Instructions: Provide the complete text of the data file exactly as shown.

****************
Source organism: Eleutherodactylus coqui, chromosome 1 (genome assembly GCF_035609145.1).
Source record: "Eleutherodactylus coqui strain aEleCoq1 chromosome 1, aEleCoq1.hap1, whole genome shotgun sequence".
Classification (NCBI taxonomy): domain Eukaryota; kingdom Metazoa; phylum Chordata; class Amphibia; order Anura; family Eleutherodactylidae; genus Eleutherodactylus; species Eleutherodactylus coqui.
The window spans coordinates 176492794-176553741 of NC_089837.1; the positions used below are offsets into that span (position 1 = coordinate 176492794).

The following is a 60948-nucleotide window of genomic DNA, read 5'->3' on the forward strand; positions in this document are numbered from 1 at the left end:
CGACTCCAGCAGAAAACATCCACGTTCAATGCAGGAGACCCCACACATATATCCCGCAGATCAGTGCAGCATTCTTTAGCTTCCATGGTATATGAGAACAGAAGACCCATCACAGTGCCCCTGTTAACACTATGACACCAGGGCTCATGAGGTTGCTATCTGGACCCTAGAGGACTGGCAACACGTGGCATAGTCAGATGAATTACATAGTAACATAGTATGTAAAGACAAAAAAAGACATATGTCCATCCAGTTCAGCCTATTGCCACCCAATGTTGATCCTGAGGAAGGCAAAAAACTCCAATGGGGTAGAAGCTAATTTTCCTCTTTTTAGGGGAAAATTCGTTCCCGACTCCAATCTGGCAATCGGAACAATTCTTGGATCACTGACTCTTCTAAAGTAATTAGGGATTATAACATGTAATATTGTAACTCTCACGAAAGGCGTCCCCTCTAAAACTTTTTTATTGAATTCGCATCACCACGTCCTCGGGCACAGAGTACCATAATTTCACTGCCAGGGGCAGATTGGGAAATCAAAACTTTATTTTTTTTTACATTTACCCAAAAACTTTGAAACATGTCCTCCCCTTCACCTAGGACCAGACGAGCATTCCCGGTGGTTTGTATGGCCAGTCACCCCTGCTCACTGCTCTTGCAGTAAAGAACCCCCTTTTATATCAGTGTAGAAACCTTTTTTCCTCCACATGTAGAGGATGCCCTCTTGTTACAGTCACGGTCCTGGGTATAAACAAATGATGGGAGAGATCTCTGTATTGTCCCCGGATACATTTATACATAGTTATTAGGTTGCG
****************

Source organism: Eleutherodactylus coqui, chromosome 1 (genome assembly GCF_035609145.1).
Source record: "Eleutherodactylus coqui strain aEleCoq1 chromosome 1, aEleCoq1.hap1, whole genome shotgun sequence".
Classification (NCBI taxonomy): domain Eukaryota; kingdom Metazoa; phylum Chordata; class Amphibia; order Anura; family Eleutherodactylidae; genus Eleutherodactylus; species Eleutherodactylus coqui.
The window spans coordinates 176492794-176553741 of NC_089837.1; the positions used below are offsets into that span (position 1 = coordinate 176492794).

The following is a 60948-nucleotide window of genomic DNA, read 5'->3' on the forward strand; positions in this document are numbered from 1 at the left end:
CGACTCCAGCAGAAAACATCCACGTTCAATGCAGGAGACCCCACACATATATCCCGCAGATCAGTGCAGCATTCTTTAGCTTCCATGGTATATGAGAACAGAAGACCCATCACAGTGCCCCTGTTAACACTATGACACCAGGGCTCATGAGGTTGCTATCTGGACCCTAGAGGACTGGCAACACGTGGCATAGTCAGATGAATTACATAGTAACATAGTATGTAAAGACAAAAAAAGACATATGTCCATCCAGTTCAGCCTATTGCCACCCAATGTTGATCCTGAGGAAGGCAAAAAACTCCAATGGGGTAGAAGCTAATTTTCCTCTTTTTAGGGGAAAATTCGTTCCCGACTCCAATCTGGCAATCGGAACAATTCTTGGATCACTGACTCTTCTAAAGTAATTAGGGATTATAACATGTAATATTGTAACTCTCACGAAAGGCGTCCCCTCTAAAACTTTTTTATTGAATTCGCATCACCACGTCCTCGGGCACAGAGTACCATAATTTCACTGCCAGGGGCAGATTGGGAAATCAAAACTTTATTTTTTTTTACATTTACCCAAAAACTTTGAAACATGTCCTCCCCTTCACCTAGGACCAGACGAGCATTCCCGGTGGTTTGTATGGCCAGTCACCCCTGCTCACTGCTCTTGCAGTAAAGAACCCCCTTTTATATCAGTGTAGAAACCTTTTTTCCTCCACATGTAGAGGATGCCCTCTTGTTACAGTCACGGTCCTGGGTATAAACAAATGATGGGAGAGATCTCTGTATTGTCCCCGGATACATTTATACATAGTTATTAGGTTGCG